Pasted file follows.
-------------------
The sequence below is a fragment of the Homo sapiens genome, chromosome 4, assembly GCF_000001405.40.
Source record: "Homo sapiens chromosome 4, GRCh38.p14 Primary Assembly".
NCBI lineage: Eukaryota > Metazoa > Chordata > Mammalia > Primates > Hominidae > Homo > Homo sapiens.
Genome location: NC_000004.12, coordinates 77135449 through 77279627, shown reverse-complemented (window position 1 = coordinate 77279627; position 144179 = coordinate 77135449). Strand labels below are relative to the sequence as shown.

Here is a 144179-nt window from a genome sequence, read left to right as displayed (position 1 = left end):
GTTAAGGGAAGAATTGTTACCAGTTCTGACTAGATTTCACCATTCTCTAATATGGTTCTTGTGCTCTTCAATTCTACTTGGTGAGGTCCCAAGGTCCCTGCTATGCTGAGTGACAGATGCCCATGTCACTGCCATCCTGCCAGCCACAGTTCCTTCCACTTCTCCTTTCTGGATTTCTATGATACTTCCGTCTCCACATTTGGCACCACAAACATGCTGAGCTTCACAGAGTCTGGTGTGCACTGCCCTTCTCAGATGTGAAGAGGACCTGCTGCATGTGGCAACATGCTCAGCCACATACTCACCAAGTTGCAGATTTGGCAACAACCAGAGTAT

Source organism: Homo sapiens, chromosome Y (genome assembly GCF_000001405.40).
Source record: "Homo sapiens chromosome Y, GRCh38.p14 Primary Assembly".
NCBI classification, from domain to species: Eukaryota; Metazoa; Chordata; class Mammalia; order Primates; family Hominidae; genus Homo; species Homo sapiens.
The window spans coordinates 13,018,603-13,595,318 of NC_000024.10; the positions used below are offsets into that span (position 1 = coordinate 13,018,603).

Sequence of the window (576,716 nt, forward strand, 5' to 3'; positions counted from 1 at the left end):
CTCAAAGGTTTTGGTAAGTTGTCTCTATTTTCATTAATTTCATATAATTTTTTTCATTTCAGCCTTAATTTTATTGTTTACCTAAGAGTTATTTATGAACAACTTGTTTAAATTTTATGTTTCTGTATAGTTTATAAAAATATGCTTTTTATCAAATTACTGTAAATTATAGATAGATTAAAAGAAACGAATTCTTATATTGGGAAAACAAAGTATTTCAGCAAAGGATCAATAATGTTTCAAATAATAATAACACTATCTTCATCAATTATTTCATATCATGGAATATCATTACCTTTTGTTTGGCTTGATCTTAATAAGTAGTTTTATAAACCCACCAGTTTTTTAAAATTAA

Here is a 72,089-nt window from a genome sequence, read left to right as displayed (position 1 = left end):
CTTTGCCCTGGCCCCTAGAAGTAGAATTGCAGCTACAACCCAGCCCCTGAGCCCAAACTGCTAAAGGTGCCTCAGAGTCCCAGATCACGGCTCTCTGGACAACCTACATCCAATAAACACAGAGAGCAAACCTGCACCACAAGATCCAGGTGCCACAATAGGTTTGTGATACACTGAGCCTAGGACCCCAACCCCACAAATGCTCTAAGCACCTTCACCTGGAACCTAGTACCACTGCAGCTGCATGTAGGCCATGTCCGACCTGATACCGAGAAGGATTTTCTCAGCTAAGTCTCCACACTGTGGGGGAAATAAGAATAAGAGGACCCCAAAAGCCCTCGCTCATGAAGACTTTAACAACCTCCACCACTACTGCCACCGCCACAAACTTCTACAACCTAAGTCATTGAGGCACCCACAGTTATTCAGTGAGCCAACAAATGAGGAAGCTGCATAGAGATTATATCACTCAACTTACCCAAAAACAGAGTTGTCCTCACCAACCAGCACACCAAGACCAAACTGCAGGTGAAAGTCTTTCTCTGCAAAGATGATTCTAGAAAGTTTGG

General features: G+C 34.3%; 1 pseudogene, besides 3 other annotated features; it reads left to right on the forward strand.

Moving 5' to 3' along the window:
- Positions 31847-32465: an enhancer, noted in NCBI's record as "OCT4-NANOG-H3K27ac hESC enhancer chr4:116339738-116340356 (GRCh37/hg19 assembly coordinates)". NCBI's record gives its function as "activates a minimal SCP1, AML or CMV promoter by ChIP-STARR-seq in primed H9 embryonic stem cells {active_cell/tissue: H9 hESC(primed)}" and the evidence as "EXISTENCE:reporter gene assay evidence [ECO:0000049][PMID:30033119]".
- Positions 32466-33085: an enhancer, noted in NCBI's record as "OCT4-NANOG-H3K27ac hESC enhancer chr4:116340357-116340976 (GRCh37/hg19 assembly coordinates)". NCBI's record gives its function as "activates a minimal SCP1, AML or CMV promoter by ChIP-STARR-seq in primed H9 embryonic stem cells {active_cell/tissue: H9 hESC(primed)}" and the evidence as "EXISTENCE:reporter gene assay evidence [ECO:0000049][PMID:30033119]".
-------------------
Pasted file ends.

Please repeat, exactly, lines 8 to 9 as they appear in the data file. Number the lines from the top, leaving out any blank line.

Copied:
Source record: "Homo sapiens chromosome Y, GRCh38.p14 Primary Assembly".
NCBI classification, from domain to species: Eukaryota; Metazoa; Chordata; class Mammalia; order Primates; family Hominidae; genus Homo; species Homo sapiens.